BUSINESS
10/21/2015 07:40 am ET Updated Oct 22, 2015

Here's What Really Happens When A Restaurant Bans Tipping

Six months after eliminating tips, this Pittsburgh eatery is thriving.

When Shake Shack founder Danny Meyer announced last week that he will be eliminating tipping in favor of paying servers a living wage at 13 of his full-service New York City restaurants later this year, the news sent a ripple through the hospitality industry.

Though the influential restaurateur’s Shake Shack burger chain will not be affected, his other eateries making the change are city hot spots. The move adds weight to the the no-tipping movement, which a number of other restaurants nationwide have already joined.

The owners of one of them, Bar Marco in Pittsburgh, announced in January they were abolishing tipping at their small wine bar and cafe and implemented the change in April.

Bar Marco, a small wine bar and cafe in Pittsburgh, implemented a no-tipping policy in April. Six months later, they say
Bar Marco/Facebook
Bar Marco, a small wine bar and cafe in Pittsburgh, implemented a no-tipping policy in April. Six months later, they say it's been a hit with employees and diners alike.

Six months later, Bar Marco manager Joslynn Manges told The Huffington Post the transition has been a success, and said that the restaurant is attracting more customers because of the change in policy.  

“We have people coming in consistently who partially come in because of what we’re doing, not just because of the service and food,” Manges said. “They respect the general idea of what we’re doing and they support it.”

Co-owner Kevin Cox added that the restaurant, which has a staff of 16, has not seen a change in staff turnover rate.

To offset the increased cost of giving employees a $35,000 base salary -- plus benefits including health insurance, paid vacation time and shares in the company -- Bar Marco increased prices on the menu.

One challenge they've faced, Manges admitted, has been acclimating customers to the change in policy, particularly those who are from out of town or haven’t been to the restaurant in some time. They attempt to mitigate that by featuring the policy prominently on their website and menu. Servers also inform guests at the start of their meal that they do not accept tips.

Should diners decide to tip anyway, all proceeds are donated to the Food Revolution Pittsburgh Cooking Club, a nonprofit that encourages area high school students to develop their culinary skills and make healthier food choices.

Kirsten Wlaschin, a spokeswoman for Seattle-based Ivar’s Restaurants, said in an e-mail that the results have been "positive" since their chain eliminated tipping seven months ago. They plan to take at least a year to evaluate the change before making it permanent.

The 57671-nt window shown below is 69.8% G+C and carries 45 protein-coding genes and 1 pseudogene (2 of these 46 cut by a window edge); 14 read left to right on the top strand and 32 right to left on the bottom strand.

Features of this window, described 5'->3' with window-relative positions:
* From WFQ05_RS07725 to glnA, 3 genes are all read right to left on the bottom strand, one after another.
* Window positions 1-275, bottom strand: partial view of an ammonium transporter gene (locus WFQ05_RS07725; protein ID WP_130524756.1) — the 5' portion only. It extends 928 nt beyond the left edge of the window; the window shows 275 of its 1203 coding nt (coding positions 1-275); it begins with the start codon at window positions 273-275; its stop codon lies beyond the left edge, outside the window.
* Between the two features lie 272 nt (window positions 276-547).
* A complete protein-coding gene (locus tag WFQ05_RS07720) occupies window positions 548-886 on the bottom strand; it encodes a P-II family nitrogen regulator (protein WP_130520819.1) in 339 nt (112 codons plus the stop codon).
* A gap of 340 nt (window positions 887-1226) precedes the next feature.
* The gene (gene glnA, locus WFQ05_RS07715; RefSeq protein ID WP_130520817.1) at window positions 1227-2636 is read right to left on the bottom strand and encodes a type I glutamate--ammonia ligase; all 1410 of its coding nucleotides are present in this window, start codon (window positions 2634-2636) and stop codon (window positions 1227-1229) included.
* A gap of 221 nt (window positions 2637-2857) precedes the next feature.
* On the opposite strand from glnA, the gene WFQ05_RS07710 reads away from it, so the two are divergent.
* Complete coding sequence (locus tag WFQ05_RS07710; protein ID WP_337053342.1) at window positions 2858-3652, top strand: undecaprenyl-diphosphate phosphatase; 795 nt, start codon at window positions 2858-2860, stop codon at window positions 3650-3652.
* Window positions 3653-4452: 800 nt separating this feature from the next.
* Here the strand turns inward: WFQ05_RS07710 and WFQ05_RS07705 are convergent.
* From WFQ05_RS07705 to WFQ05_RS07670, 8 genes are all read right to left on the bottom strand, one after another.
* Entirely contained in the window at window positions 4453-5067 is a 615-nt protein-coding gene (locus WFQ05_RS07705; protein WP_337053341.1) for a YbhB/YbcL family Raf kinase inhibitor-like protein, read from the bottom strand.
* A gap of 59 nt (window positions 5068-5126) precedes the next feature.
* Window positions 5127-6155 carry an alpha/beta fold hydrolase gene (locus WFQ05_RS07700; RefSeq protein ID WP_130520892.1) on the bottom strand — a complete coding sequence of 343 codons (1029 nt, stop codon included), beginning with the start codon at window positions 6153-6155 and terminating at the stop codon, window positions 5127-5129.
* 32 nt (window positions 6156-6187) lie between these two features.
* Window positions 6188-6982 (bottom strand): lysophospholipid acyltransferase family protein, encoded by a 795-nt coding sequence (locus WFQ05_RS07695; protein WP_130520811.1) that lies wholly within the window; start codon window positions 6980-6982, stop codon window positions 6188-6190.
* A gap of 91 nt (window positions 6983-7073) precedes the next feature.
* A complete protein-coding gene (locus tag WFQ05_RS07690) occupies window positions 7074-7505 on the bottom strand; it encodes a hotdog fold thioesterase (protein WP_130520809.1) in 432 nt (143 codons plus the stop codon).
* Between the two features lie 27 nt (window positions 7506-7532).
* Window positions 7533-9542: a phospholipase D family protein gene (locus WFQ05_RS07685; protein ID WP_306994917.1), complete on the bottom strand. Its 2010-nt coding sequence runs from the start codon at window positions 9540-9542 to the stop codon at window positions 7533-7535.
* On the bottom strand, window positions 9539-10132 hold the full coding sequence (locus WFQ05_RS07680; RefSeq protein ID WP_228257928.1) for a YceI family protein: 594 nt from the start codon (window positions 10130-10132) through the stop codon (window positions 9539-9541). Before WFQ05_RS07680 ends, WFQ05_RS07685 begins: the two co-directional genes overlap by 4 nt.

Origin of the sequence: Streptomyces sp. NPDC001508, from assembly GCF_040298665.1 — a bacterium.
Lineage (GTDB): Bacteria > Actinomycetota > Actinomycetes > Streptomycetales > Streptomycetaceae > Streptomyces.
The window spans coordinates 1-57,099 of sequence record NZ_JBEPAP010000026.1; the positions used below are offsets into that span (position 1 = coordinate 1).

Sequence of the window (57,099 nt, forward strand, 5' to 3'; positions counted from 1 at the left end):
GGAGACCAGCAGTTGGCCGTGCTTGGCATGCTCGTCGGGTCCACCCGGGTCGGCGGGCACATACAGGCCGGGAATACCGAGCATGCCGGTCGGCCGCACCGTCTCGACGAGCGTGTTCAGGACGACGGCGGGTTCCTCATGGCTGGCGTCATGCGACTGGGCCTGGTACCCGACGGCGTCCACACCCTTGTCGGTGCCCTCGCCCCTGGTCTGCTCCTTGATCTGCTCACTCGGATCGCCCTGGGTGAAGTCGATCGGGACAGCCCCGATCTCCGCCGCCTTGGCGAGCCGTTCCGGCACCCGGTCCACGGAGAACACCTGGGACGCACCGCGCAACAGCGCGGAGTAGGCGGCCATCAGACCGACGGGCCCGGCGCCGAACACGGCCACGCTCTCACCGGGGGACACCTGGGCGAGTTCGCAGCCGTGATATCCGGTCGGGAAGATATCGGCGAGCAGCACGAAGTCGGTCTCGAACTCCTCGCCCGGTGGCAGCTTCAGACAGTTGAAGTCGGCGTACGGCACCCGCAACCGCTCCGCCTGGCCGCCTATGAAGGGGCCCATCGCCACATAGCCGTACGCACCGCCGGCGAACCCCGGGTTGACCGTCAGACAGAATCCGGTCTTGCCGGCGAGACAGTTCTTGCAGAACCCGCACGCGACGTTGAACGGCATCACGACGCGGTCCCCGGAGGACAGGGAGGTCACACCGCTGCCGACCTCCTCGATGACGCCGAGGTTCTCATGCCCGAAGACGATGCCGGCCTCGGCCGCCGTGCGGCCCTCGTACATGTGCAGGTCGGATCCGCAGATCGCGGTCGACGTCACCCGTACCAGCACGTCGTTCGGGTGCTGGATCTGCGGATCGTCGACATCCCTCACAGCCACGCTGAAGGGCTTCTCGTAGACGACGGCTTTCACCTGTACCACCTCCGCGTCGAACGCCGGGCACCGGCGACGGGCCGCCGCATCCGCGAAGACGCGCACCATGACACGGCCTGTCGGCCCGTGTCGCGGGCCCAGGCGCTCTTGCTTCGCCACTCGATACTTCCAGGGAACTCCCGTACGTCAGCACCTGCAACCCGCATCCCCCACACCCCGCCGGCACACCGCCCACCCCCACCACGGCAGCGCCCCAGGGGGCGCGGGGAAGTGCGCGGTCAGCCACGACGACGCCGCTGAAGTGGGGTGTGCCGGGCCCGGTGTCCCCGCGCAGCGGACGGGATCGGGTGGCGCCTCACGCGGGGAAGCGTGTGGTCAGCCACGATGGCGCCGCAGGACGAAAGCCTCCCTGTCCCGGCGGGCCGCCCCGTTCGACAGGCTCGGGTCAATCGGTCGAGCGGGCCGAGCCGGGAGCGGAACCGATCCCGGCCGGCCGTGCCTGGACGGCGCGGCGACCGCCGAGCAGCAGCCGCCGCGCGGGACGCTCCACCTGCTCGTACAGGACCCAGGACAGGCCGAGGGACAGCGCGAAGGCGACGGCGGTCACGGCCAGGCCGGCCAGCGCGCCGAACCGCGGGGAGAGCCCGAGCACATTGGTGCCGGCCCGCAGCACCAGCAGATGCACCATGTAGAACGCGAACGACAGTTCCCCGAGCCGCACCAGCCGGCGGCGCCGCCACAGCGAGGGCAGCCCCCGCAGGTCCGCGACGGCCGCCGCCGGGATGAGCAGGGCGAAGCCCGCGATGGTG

But the model does not work for everyone. While San Francisco’s Bar Agricole and Trou Norman both got rid of tipping at the start of the year, the restaurants’ owner Thad Vogler announced this week that they were bringing it back because their staff were unhappy going without tips.

"We haven’t been able to keep servers," Vogler told the San Francisco Chronicle. "We were hoping more restaurants would switch but, for now, it’s been impossible to compete with more traditional places in keeping front of the house staff who prefer the control and upside of the tip system."

For its part, the National Restaurant Association appears skeptical that both employees and customers will be on board the tip-free movement.

"We've found the practice of tipping has traditionally attracted millions of employees to our industry and still has strong support from American diners,” an association spokeswoman said in a statement reported by CBS News last week.

Still, it appears more restaurants will soon be following suit. Saru Jayaraman is the co-founder and director of the Restaurant Opportunities Centers United, which has released research tying the tipping system to sexual harassment and slavery in recent years. Jayaraman touched on those connections in an Oct. 16 New York Times op-ed.

She said her organization, which advocates for the elimination of tipping, has already gotten feedback from other restaurateurs indicating they'll likely follow Meyer’s example.

“Several restaurants we’ve been talking about this with for a long time have begun to say they haven’t liked this [tipping] system,"Jayaraman said. "What we’re telling them about the social impact of the issue has given them the justification and the push to do it."

CORRECTION: An earlier version of this post included Shake Shack among the group of Meyer's restaurants that had eliminated tipping. Shake Shack locations are not, in fact, taking part in this change. Only the full-service eateries that make up Meyer's Union Square Hospitality Group are doing so. 

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